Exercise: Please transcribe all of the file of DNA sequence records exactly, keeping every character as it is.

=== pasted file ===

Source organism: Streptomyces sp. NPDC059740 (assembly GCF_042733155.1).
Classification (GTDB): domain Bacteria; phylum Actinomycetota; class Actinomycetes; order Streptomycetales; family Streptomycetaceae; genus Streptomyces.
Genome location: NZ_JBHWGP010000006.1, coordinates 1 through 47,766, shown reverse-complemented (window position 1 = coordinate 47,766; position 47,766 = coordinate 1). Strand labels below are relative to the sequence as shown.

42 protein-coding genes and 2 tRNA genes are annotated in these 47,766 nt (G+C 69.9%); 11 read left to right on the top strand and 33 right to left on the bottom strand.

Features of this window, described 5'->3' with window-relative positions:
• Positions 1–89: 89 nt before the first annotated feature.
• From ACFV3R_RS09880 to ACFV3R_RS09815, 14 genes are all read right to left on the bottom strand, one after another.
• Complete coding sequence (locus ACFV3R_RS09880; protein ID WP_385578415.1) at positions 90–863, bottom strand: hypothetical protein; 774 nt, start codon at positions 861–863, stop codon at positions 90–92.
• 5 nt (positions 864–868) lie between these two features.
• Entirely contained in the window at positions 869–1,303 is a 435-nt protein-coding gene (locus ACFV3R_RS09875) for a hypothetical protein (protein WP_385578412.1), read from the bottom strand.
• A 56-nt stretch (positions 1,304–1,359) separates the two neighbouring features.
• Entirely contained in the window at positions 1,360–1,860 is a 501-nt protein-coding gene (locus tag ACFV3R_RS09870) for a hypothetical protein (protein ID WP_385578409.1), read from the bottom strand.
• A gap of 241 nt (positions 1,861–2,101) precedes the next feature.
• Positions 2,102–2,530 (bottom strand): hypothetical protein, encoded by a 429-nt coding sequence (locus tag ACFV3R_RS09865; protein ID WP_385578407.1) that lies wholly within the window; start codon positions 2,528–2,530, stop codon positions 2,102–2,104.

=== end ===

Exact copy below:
Source organism: Streptomyces sp. NPDC059740 (assembly GCF_042733155.1).
Classification (GTDB): domain Bacteria; phylum Actinomycetota; class Actinomycetes; order Streptomycetales; family Streptomycetaceae; genus Streptomyces.
Genome location: NZ_JBHWGP010000006.1, coordinates 1 through 47,766, shown reverse-complemented (window position 1 = coordinate 47,766; position 47,766 = coordinate 1). Strand labels below are relative to the sequence as shown.

42 protein-coding genes and 2 tRNA genes are annotated in these 47,766 nt (G+C 69.9%); 11 read left to right on the top strand and 33 right to left on the bottom strand.

Features of this window, described 5'->3' with window-relative positions:
• Positions 1–89: 89 nt before the first annotated feature.
• From ACFV3R_RS09880 to ACFV3R_RS09815, 14 genes are all read right to left on the bottom strand, one after another.
• Complete coding sequence (locus ACFV3R_RS09880; protein ID WP_385578415.1) at positions 90–863, bottom strand: hypothetical protein; 774 nt, start codon at positions 861–863, stop codon at positions 90–92.
• 5 nt (positions 864–868) lie between these two features.
• Entirely contained in the window at positions 869–1,303 is a 435-nt protein-coding gene (locus ACFV3R_RS09875) for a hypothetical protein (protein WP_385578412.1), read from the bottom strand.
• A 56-nt stretch (positions 1,304–1,359) separates the two neighbouring features.
• Entirely contained in the window at positions 1,360–1,860 is a 501-nt protein-coding gene (locus tag ACFV3R_RS09870) for a hypothetical protein (protein ID WP_385578409.1), read from the bottom strand.
• A gap of 241 nt (positions 1,861–2,101) precedes the next feature.
• Positions 2,102–2,530 (bottom strand): hypothetical protein, encoded by a 429-nt coding sequence (locus tag ACFV3R_RS09865; protein ID WP_385578407.1) that lies wholly within the window; start codon positions 2,528–2,530, stop codon positions 2,102–2,104.